Thursday, 4 February 2010

Review: 'The Children's Book' by A. S. Byatt.

I have had a great fondness for A. S. Byatt ever since reading her glorious book Possession: A Love Story on a postmodernism module back in my undergraduate days. It was on the reading list and it was the fattest paperback I had seen in a long time, which was guaranteed to make undergrads groan! We were all keen to open our reading lists to see SLIM paperbacks. It seemed an arduous task given the thickness of the book, the smallness of the text and the time constraints of a very demanding module! But it turned out to be nothing but sumptuous pleasure.

Byatt writes with a erudition that is lacking in a lot of modern novels. She has a capacity to seamlessly blend the here and now with the then and there, captivating her readers along the way. Byatt's ability to mix fantasy, fact and character with the intertextual use of myth, poetry and story telling is a rare and enviable skill in a writer.

The Children's Book is as equally delightful and captivating as Possession, similarly using history as the vertebrae for her plot. The pages burst with key period figures and integrates historical movements such as Fabianism, with personal context, putting flesh and bone on the dry and dusty figures that have become part and parcel of our cultural legacy. The imaginary rub shoulders with contemporaneous celebrity, giving the story a vitality and presence that is often lacking in historicised fiction. Byatt treats the period with a great deal of respect and gravitas. The emotional turmoil felt by many women during this era is replayed through several female characters, all of whom felt the pressure of a bifurcated life, the schism between professional and personal desire.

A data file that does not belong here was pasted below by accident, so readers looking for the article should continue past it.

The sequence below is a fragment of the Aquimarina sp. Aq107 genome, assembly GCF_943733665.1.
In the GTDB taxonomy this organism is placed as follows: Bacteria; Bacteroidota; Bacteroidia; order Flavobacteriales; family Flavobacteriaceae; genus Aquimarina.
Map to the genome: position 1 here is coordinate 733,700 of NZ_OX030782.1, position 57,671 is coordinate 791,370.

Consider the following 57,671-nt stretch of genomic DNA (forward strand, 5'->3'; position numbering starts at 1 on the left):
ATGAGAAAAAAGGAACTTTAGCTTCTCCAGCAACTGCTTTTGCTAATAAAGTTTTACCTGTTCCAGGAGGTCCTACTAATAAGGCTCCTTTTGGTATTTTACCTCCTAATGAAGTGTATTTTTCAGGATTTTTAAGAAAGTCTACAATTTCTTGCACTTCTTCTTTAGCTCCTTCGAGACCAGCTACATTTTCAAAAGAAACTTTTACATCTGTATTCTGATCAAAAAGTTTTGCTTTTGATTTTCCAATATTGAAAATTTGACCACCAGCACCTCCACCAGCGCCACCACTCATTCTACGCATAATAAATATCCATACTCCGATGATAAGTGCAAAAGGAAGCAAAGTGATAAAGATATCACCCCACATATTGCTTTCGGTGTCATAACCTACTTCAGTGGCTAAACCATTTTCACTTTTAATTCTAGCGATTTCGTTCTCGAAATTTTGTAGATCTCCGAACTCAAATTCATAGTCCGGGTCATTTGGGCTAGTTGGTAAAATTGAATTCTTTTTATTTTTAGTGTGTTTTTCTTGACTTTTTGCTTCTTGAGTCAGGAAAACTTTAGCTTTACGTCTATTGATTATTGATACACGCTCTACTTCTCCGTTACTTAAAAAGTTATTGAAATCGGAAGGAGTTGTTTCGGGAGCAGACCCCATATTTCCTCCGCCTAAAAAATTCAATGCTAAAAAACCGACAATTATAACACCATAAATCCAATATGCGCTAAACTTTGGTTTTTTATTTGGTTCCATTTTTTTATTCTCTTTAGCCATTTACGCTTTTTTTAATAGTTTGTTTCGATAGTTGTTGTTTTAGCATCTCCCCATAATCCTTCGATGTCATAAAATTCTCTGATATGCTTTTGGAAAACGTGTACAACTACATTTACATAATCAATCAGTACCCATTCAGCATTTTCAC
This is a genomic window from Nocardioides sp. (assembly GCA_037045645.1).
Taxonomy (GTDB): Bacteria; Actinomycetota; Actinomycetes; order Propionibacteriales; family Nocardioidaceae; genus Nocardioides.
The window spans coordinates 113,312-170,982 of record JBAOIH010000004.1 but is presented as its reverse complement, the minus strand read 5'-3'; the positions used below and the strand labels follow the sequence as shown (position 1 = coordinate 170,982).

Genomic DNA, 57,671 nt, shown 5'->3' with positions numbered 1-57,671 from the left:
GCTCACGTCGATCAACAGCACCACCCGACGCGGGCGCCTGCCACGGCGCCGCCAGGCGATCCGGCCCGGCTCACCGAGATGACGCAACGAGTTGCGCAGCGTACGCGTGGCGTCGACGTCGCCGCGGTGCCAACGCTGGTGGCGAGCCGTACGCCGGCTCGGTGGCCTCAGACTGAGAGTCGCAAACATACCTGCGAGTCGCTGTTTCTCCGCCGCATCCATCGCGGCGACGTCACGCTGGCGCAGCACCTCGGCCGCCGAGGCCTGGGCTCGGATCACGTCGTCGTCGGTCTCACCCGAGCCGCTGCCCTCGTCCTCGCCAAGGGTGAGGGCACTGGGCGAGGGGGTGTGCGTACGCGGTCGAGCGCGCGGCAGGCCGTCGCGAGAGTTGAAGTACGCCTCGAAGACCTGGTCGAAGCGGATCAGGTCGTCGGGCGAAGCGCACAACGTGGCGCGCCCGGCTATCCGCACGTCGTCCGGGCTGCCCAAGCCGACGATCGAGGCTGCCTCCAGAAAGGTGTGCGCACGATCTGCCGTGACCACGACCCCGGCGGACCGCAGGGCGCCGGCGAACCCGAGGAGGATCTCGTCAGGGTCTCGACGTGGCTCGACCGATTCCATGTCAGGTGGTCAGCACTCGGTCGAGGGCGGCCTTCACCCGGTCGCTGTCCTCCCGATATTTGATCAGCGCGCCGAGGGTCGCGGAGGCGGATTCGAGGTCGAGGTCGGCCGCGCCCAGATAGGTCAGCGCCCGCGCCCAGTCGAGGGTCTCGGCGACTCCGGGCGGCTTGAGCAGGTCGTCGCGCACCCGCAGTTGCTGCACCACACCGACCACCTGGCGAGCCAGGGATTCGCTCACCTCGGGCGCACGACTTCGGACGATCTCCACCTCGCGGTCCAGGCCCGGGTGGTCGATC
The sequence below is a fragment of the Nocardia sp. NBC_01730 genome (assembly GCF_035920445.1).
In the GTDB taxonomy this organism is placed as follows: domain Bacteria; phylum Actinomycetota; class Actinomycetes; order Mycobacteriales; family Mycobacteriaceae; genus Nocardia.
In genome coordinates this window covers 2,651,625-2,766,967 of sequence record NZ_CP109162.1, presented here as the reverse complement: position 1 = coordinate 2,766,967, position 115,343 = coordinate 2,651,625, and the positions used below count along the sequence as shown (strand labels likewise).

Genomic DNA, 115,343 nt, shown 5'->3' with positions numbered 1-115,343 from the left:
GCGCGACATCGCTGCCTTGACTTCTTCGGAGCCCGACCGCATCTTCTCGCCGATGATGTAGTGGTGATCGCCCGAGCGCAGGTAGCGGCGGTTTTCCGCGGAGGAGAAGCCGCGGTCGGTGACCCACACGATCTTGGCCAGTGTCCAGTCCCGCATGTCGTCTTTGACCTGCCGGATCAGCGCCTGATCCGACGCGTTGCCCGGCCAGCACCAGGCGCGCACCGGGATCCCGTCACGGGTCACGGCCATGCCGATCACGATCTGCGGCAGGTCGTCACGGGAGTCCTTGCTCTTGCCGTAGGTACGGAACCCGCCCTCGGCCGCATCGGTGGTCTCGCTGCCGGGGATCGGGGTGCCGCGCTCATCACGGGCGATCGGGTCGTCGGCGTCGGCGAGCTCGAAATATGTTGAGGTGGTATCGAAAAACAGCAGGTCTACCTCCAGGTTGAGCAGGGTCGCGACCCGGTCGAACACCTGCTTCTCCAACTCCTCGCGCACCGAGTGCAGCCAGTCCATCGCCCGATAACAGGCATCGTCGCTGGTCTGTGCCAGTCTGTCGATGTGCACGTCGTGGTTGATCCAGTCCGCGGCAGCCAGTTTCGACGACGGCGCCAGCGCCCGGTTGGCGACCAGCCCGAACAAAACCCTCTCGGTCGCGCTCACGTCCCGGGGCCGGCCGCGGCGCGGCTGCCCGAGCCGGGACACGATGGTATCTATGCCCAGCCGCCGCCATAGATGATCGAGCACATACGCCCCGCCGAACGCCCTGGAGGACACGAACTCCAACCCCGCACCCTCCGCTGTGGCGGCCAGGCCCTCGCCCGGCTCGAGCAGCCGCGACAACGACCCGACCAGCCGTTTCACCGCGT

Sex of course, just as in 1900, is a key feature as the complexities of familial and desirous relationships are confronted, mistakes are made and illegitimate children are created, much to the chagrin of the male protagonists involved. As a history of gender the book gives a fair account, never generalising, never assuming, but always bringing it down to the nuanced and complicated internalised feelings of the individual regardless of their sex. You will find no cliched characters within these pages.

I have loved every single syllable of Byatt's latest novel, chewing every ounce of juice out of each wordy morsel. It has been a revelation to me as this is the era in which I work and these are the concepts with which I juggle. She has blown the dust off suffrage, with vivid descriptions and intelligent arguments, always bringing the matter down to the individual; Byatt exposes the social herd for the myth it is. The use of the phantasmagorical, as in Possession gives the text a potent allegorical strength as the characters lives are played out in narrative and fairytale.

For anyone who loves intelligent literature, this book is a definite read.

Next on the cards: Mark Gatiss and The Lucifer Box Set which attracted me because of its Yellow Book cover and Beardsleyesque illustrations. Yummy!  

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